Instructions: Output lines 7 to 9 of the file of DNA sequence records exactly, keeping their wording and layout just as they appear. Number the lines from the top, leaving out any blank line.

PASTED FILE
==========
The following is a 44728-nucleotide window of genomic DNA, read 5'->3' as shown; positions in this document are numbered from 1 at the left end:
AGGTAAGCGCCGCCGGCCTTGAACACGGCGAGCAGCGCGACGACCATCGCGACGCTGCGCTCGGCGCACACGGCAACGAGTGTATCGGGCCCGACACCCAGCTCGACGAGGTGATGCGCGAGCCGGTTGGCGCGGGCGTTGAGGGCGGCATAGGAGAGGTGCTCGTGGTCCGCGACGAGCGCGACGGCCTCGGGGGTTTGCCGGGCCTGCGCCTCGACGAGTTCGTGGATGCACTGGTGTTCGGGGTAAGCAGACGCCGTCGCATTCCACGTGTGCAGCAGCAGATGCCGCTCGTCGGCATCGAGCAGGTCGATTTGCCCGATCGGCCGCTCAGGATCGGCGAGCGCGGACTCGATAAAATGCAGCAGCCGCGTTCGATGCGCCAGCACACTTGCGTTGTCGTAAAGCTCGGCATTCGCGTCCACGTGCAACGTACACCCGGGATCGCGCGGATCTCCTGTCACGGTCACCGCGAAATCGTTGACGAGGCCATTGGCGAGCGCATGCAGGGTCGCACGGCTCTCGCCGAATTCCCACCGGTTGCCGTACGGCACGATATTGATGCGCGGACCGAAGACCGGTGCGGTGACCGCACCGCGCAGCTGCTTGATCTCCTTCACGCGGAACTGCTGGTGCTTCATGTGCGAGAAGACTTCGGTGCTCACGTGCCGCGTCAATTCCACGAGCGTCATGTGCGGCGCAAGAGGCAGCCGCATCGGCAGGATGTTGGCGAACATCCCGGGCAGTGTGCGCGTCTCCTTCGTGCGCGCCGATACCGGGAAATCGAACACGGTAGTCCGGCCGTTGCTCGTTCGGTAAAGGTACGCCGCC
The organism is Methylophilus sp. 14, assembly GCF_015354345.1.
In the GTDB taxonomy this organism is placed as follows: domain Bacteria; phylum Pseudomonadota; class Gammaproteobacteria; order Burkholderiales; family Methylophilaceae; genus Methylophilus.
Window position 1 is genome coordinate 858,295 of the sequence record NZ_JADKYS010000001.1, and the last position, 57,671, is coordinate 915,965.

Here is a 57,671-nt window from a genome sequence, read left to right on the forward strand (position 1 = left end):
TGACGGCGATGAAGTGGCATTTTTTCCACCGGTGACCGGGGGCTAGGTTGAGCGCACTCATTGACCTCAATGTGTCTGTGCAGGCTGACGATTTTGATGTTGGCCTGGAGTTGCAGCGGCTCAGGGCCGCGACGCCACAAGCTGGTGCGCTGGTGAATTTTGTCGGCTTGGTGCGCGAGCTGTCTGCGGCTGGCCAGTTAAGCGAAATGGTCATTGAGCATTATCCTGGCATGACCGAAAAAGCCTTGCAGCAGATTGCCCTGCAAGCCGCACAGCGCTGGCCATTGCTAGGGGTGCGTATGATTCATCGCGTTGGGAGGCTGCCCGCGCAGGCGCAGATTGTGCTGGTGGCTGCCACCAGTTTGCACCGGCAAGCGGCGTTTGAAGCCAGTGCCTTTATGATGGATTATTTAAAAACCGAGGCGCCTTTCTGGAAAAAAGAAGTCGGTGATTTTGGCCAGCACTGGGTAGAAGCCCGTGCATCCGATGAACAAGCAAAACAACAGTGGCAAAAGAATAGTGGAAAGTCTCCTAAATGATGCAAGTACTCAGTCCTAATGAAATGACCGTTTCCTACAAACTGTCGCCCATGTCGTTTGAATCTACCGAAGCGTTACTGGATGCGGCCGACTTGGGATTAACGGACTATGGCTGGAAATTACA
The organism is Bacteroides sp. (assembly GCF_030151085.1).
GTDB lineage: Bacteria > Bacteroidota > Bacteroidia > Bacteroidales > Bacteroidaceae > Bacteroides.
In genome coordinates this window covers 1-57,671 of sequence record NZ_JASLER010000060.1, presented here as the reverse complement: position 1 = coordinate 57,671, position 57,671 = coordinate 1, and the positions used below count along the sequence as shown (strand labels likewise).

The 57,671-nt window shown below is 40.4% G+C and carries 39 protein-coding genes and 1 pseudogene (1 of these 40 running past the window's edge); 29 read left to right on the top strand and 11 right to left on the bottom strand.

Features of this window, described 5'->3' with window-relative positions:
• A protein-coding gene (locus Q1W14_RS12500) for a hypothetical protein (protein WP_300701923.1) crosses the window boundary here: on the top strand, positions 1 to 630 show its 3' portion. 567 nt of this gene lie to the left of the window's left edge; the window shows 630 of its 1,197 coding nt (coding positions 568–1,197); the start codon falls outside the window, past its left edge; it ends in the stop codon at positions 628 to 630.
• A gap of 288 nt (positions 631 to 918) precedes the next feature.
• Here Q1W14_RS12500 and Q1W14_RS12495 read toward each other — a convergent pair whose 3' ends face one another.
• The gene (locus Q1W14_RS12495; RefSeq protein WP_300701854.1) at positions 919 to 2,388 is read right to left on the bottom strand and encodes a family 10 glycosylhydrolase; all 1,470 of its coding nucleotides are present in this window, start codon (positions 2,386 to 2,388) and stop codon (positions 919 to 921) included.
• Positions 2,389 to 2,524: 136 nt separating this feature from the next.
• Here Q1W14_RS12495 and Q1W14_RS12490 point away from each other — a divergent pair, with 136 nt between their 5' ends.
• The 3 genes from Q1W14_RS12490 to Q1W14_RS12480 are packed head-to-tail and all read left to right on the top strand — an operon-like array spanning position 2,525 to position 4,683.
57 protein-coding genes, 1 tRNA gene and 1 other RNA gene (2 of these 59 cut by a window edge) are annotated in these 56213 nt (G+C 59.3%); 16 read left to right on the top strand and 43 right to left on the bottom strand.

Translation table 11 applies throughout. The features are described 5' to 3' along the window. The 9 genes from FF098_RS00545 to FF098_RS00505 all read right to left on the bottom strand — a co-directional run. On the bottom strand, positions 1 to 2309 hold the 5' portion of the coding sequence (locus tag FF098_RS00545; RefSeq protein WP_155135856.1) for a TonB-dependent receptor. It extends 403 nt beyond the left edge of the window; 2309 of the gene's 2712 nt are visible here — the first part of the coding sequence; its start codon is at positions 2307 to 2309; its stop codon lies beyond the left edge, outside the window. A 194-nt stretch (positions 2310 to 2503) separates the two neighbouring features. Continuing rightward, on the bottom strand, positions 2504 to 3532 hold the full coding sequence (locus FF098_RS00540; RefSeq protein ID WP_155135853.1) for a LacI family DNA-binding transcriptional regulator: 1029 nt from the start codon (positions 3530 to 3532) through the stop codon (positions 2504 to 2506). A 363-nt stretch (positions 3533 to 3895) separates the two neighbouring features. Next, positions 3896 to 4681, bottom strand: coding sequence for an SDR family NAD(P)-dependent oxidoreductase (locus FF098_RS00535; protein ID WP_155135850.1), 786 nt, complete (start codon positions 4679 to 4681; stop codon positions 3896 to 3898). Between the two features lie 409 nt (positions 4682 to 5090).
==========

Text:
TGACGGCGATGAAGTGGCATTTTTTCCACCGGTGACCGGGGGCTAGGTTGAGCGCACTCATTGACCTCAATGTGTCTGTGCAGGCTGACGATTTTGATGTTGGCCTGGAGTTGCAGCGGCTCAGGGCCGCGACGCCACAAGCTGGTGCGCTGGTGAATTTTGTCGGCTTGGTGCGCGAGCTGTCTGCGGCTGGCCAGTTAAGCGAAATGGTCATTGAGCATTATCCTGGCATGACCGAAAAAGCCTTGCAGCAGATTGCCCTGCAAGCCGCACAGCGCTGGCCATTGCTAGGGGTGCGTATGATTCATCGCGTTGGGAGGCTGCCCGCGCAGGCGCAGATTGTGCTGGTGGCTGCCACCAGTTTGCACCGGCAAGCGGCGTTTGAAGCCAGTGCCTTTATGATGGATTATTTAAAAACCGAGGCGCCTTTCTGGAAAAAAGAAGTCGGTGATTTTGGCCAGCACTGGGTAGAAGCCCGTGCATCCGATGAACAAGCAAAACAACAGTGGCAAAAGAATAGTGGAAAGTCTCCTAAATGATGCAAGTACTCAGTCCTAATGAAATGACCGTTTCCTACAAACTGTCGCCCATGTCGTTTGAATCTACCGAAGCGTTACTGGATGCGGCCGACTTGGGATTAACGGACTATGGCTGGAAATTACA
The organism is Bacteroides sp. (assembly GCF_030151085.1).
GTDB lineage: Bacteria > Bacteroidota > Bacteroidia > Bacteroidales > Bacteroidaceae > Bacteroides.